Surveilled

44 results arranged by date

Israel to investigate alleged police use of Pegasus spyware against local journalists, others

New York, February 7, 2022 – In response to news reports that Israel will investigate its police force’s alleged use of NSO Group’s Pegasus spyware to hack the phones of Israeli journalists, among others, the Committee to Protect Journalists issued the following statement calling on authorities to ensure the harmful technology is not used against…

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Opinion: The dilemma facing journalists covering the Beijing Olympics

I don’t envy journalists from around the world who are entering China to cover the Beijing Olympics, held February 4 to 20. Perhaps never in history have the rules of the road for covering the games been so murky and the potential dangers so great for journalists who step over an as-yet-undefined red line that…

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‘The infections were constant:’ Julia Gavarrete among dozens of Salvadoran journalists targeted with Pegasus spyware

The day El Faro reporter Julia Gavarrete’s father passed away, her phone was infected with Pegasus spyware that could activate the microphone and camera, and read all her messages – one of multiple occasions her privacy was invaded with the tool over the course of several months. Gavarrete made this disturbing discovery while cooperating with…

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CPJ joins statement condemning use of Pegasus spyware to target journalists in El Salvador

The Committee to Protect Journalists today called on Salvadoran authorities to respond to the discovery of Pegasus spyware on cellphones belonging to at least 30 journalists in El Salvador, joining 14 organizations, media outlets, and individuals in a public statement available in English and Spanish. The statement identified “one of the most persistent and intensive…

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Marcela Turati on the chilling implications of Mexico’s probe into her reporting

For more than a decade, Marcela Turati has painstakingly documented disappearances and mass graves in Mexico, cementing her reputation as one of the country’s foremost investigative reporters. But even with her knowledge of human rights abuses and corruption, she was shocked to learn that she has been under investigation by Mexican federal authorities for years….

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Hungary’s Szabolcs Panyi on how Pegasus surveillance has hindered his reporting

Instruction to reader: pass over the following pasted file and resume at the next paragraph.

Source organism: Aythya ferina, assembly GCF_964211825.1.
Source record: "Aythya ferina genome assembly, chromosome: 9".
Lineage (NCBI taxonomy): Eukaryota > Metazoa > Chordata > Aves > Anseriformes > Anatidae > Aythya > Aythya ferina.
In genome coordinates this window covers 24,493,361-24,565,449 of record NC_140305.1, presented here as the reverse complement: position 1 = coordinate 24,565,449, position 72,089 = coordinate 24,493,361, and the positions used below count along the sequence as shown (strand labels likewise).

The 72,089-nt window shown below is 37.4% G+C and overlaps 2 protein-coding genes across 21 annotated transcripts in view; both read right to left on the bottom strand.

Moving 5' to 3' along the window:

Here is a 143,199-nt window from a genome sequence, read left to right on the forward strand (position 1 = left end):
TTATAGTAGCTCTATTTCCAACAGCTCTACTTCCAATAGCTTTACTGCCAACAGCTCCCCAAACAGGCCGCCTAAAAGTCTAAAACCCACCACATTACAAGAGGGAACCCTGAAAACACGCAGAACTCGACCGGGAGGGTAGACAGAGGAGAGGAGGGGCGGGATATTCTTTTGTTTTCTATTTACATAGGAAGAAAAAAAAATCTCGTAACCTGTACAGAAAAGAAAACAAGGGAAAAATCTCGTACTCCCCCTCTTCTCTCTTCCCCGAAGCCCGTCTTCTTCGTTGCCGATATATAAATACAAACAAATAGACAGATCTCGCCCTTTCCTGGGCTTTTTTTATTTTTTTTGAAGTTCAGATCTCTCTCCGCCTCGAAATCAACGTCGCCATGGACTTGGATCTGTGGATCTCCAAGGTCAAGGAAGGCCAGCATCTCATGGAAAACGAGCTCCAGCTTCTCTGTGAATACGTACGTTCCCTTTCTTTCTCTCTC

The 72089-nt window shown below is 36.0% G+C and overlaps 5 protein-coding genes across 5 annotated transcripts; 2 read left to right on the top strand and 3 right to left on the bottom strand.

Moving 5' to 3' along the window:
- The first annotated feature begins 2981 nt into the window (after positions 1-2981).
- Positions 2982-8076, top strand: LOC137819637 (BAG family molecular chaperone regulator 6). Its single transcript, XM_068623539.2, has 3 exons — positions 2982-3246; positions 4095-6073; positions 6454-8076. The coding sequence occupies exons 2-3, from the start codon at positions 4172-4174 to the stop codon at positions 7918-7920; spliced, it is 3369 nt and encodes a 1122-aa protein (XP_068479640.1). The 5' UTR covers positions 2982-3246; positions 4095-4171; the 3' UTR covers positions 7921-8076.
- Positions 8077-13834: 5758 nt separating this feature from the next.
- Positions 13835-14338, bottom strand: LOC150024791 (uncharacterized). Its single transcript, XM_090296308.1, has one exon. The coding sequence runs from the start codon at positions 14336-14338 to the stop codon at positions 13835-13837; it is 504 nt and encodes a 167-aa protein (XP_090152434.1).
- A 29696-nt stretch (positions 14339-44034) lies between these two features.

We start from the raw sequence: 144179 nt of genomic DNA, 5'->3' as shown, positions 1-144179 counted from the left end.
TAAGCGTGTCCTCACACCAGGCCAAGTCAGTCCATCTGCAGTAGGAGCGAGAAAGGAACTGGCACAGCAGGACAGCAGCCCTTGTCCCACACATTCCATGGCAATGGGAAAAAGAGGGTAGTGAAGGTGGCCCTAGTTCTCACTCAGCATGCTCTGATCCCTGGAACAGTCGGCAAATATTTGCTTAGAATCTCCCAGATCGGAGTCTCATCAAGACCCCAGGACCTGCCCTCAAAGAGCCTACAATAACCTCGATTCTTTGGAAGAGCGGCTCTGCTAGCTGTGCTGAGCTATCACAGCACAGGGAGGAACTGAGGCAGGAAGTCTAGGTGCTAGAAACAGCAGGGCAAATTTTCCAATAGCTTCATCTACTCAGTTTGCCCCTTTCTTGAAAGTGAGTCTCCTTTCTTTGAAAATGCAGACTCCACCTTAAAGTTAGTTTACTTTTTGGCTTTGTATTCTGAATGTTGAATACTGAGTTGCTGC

It took five months for Hungary to acknowledge publicly that it had bought the Pegasus spyware allegedly used to hack the phones of hundreds around the world. In November, Lajos Kósa, a top official from Hungary’s ruling Fidesz party, acknowledged the purchase in a media interview after a parliamentary meeting; Minister of the Interior Sándor…

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‘A high-profile action’: Lawyer Douglas Jacobson on what U.S. export restrictions could mean for Israel’s NSO Group

On November 3, the U.S. Department of Commerce announced it had imposed export controls on the Israeli NSO Group, saying the company “developed and supplied spyware to foreign governments that used these tools to maliciously target” journalists and others. The move represented a relatively new use for the Entity List for Malicious Cyber Activities, a…

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US blacklisting of NSO Group a welcome first step to curb spyware abuse

Washington, D.C., November 3, 2021 ­­— The Committee to Protect Journalists welcomes the U.S. Department of Commerce’s addition of the Israel-based technology company NSO Group to the Entity List for Malicious Cyber Activities today. “CPJ welcomes the Department of Commerce’s decision to impose export controls on NSO Group for developing and supplying Pegasus spyware to…

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David Kaye on the Pegasus Project and why surveillance reform should reach beyond NSO Group and Israel

In 2020, then-United Nations special rapporteur for freedom of opinion and expression David Kaye pressed Israeli firm NSO Group in a public letter for details about its human rights due diligence and assertions that Saudi Washington Post columnist Jamal Khashoggi had not been targeted with its Pegasus spyware before his brutal 2018 murder. The group…

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Pegasus Project revelations show added layer of risk for corruption reporters

Exposing those who abuse power for personal gain is a dangerous activity. Nearly 300 journalists killed for their work since CPJ started keeping records in 1992 covered corruption, either as their primary beat, or one of several. The risk was reaffirmed this month with the release of the Pegasus Project, collaborative reporting by 17 global…

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